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Realistic Resolution: Lose Weight Smartly

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Losing weight is one of the most difficult things to do. (Well, actually losing weight is easy; it's keeping weight off that's hard.) But if you want 2014 to be the year that you do it successfully, here's how:

  • Figure out the "why." Just saying you want to lose weight isn't enough. Dig deep to discover why you want to lose pounds and make a list of reasons you can refer to when times get tough and you need a little motivation.
  • Leave a few bites behind. A realistic weight-loss goal is to shoot for one pound per week, which averages out to be about 500 fewer calories per day. (Of course, the amount will vary, based on your size, your gender and how active you are.) This may be as simple as reducing the portion size of the foods you commonly eat. So do the opposite of "clean your plate," and aim to leave some of those oversized portions behind at every meal.
  • Spread out your calories. Weight maintenance is a simple equation of calories in versus calories out. In other words, what you eat is balanced (or not) by how active you are. However, doesn't it make sense to consume the most calories when you're most active, so you can keep your energy level high when it needs to be? This is why a good, healthy breakfast is so important. Lunch, too. But if you're like many of us, you eat the majority of your calories in the evening, as you're winding down. Instead, think of dividing your daily calories into thirds — morning, afternoon and evening — and plan your meals to match.
  • Snack proactively. Smart snacking between meals will help prevent you from getting so hungry that you can't think straight. And the next thing you know, you're making poor food choices ("donuts in the break room!"), eating too quickly ("three down the hatch and still hungry!"), and gaining weight ("stupid scale must be broken!"). Instead, choose raw vegetables, fruit, low-fat yogurt, a handful of almonds or whole-grain snacks, cereal or crackers to satisfy your cravings between meals.
  • Ask yourself: How little do I need? Instead of "how much can I eat to get my money's worth" ask yourself how little is needed to get through the next couple of hours. If it has been 3 hours, it's time for a healthful snack or your next meal.
  • Decide if you want "waste" or "waist." If you're contemplating one more piece of pizza or finishing those fries, ask yourself this question: "Would I rather have it go in the trash bin or around my waist?" The answer is pretty obvious, isn't it?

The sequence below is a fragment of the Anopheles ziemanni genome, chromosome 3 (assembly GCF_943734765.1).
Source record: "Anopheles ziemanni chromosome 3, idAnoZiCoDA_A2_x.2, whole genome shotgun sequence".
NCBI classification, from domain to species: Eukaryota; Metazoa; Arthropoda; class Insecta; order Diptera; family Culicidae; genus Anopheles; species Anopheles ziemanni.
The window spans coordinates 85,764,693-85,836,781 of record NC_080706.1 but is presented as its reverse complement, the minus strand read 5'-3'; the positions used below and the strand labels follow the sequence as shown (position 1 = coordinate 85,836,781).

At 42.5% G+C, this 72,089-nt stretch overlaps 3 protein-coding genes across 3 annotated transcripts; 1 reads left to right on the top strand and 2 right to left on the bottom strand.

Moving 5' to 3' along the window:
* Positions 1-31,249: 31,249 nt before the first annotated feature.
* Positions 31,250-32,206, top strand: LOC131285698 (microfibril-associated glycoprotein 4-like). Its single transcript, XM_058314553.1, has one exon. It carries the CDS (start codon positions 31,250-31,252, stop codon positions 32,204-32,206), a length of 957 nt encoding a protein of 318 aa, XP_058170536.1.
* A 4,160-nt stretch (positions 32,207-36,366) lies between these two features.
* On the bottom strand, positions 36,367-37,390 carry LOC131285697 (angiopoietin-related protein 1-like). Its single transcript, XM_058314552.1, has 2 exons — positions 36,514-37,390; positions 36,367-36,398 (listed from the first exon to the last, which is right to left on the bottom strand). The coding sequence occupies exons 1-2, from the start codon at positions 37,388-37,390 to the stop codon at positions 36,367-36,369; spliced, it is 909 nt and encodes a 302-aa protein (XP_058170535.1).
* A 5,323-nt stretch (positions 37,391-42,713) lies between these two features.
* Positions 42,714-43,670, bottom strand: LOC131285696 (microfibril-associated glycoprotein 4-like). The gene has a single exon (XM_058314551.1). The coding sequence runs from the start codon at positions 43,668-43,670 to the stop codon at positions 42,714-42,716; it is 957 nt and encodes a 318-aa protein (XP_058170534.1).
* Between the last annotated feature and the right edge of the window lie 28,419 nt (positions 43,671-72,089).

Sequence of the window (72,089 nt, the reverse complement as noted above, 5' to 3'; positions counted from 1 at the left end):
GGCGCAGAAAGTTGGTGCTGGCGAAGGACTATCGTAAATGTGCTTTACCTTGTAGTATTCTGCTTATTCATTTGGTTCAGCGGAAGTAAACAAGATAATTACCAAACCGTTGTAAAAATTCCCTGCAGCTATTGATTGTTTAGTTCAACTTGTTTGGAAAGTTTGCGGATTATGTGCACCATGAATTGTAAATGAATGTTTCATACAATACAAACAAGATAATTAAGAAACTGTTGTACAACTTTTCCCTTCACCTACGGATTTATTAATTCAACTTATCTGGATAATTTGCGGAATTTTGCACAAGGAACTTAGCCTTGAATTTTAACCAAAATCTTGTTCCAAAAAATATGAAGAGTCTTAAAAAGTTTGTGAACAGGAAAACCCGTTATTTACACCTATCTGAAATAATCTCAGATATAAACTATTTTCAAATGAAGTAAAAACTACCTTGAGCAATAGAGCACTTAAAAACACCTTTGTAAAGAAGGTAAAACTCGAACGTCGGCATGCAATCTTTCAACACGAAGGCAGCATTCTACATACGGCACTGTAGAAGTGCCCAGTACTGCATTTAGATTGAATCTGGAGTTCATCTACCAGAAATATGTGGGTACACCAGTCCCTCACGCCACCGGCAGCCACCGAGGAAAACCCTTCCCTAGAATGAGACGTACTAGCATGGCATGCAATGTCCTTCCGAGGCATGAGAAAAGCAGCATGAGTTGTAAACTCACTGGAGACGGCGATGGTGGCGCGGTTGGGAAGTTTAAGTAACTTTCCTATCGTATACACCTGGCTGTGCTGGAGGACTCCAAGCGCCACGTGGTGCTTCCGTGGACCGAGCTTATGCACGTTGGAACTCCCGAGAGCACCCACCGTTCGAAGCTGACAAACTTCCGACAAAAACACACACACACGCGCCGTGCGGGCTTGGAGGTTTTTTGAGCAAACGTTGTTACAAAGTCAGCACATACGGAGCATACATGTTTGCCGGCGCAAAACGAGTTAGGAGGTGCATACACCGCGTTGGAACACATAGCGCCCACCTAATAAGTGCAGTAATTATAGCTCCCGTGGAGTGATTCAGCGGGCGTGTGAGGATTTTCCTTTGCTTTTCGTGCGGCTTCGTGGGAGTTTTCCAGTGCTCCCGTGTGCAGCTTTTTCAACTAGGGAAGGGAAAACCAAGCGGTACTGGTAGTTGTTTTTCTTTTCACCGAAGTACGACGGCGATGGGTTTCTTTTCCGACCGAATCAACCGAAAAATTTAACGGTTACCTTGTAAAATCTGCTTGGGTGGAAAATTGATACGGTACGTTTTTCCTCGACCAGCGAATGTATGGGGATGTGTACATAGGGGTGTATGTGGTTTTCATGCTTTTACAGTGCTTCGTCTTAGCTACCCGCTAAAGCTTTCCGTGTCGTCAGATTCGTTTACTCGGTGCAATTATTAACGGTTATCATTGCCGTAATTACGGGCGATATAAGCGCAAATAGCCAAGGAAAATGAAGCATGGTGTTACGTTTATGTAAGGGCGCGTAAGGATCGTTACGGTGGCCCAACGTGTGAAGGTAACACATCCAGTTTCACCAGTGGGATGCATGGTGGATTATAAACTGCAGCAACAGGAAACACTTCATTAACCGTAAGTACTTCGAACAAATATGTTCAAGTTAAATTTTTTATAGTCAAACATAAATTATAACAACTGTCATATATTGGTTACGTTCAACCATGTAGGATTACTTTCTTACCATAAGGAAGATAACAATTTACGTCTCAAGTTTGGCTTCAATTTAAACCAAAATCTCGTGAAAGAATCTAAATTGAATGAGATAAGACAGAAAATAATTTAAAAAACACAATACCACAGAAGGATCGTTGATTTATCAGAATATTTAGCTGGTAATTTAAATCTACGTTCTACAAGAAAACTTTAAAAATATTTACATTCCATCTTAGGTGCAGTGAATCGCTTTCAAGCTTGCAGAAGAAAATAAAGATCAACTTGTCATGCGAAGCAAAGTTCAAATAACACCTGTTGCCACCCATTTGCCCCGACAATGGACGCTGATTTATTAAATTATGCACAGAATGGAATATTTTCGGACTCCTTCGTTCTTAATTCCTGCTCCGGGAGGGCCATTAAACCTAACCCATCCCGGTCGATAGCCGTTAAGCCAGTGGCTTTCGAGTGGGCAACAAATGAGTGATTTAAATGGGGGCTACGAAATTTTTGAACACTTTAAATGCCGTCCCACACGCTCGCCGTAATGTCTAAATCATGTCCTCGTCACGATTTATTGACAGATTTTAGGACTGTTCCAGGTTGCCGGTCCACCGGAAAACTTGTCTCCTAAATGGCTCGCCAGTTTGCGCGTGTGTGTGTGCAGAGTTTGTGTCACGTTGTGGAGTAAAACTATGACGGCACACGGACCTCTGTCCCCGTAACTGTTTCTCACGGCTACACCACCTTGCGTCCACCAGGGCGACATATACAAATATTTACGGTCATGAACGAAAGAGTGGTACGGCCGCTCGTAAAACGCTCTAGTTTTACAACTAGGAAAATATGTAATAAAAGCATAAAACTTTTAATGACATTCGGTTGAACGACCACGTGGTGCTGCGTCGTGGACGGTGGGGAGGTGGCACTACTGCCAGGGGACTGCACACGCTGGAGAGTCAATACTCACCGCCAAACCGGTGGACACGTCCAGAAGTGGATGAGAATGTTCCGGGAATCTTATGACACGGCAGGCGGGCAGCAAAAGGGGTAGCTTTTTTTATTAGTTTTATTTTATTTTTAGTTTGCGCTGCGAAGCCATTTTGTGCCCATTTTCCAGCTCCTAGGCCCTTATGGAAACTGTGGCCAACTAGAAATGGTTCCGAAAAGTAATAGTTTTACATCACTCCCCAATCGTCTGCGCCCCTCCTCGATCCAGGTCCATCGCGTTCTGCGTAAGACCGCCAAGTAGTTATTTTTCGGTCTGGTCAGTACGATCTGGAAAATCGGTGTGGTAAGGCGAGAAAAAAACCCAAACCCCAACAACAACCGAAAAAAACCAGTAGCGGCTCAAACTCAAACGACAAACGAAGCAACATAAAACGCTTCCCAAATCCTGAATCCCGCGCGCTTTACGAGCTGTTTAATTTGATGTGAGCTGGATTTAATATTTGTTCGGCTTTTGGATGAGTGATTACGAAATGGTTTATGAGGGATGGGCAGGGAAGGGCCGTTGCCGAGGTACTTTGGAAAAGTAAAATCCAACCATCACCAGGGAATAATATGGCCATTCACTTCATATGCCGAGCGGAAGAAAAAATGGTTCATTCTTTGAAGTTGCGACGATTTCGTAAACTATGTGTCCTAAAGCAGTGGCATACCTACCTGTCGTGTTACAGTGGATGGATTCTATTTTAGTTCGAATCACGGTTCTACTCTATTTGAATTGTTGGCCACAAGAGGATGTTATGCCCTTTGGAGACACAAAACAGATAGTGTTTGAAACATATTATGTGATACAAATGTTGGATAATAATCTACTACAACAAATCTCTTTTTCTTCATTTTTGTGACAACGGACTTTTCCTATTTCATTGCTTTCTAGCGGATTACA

• Drink calorie free. This can be one of the easiest ways to cut calories and lose weight. Drink enough water to keep your body and brain adequately hydrated. It plays a large role in staying healthy. And water is inexpensive, thirst-quenching, and 100 percent calorie-free.
  • Eat from a smaller plate. It's estimated that the average plate size has increased 36 percent since the 1960s. If you're eating from a larger plate, it's likely you'll put more on it.
  • Slow down and talk to yourself. It takes about 20 minutes for your brain to recognize that your stomach is full. So eat slowly and wait a while before cleaning your plate or going for seconds. Then check in with yourself and ask if you really need more, or if you'll be satisfied with what you've already eaten.
  • Choose wisely. The best food choices start with how they're prepared: best bets are foods that are grilled, broiled, baked or steamed. Plant-based foods are often a better choice than meat because they're often lower in fat, lower in calories, and higher in fiber, which is a good thing! Finally, if you have to choose between nutrition and convenience, consider which will have the biggest impact on your life 10 years from now.
  • Enjoy the journey. Perhaps a better way to approach this year's resolution is to focus on the process instead of the end result, the journey rather than the destination. See what you can do to make these goals a lifestyle improvement rather than a temporary fix. Good luck!
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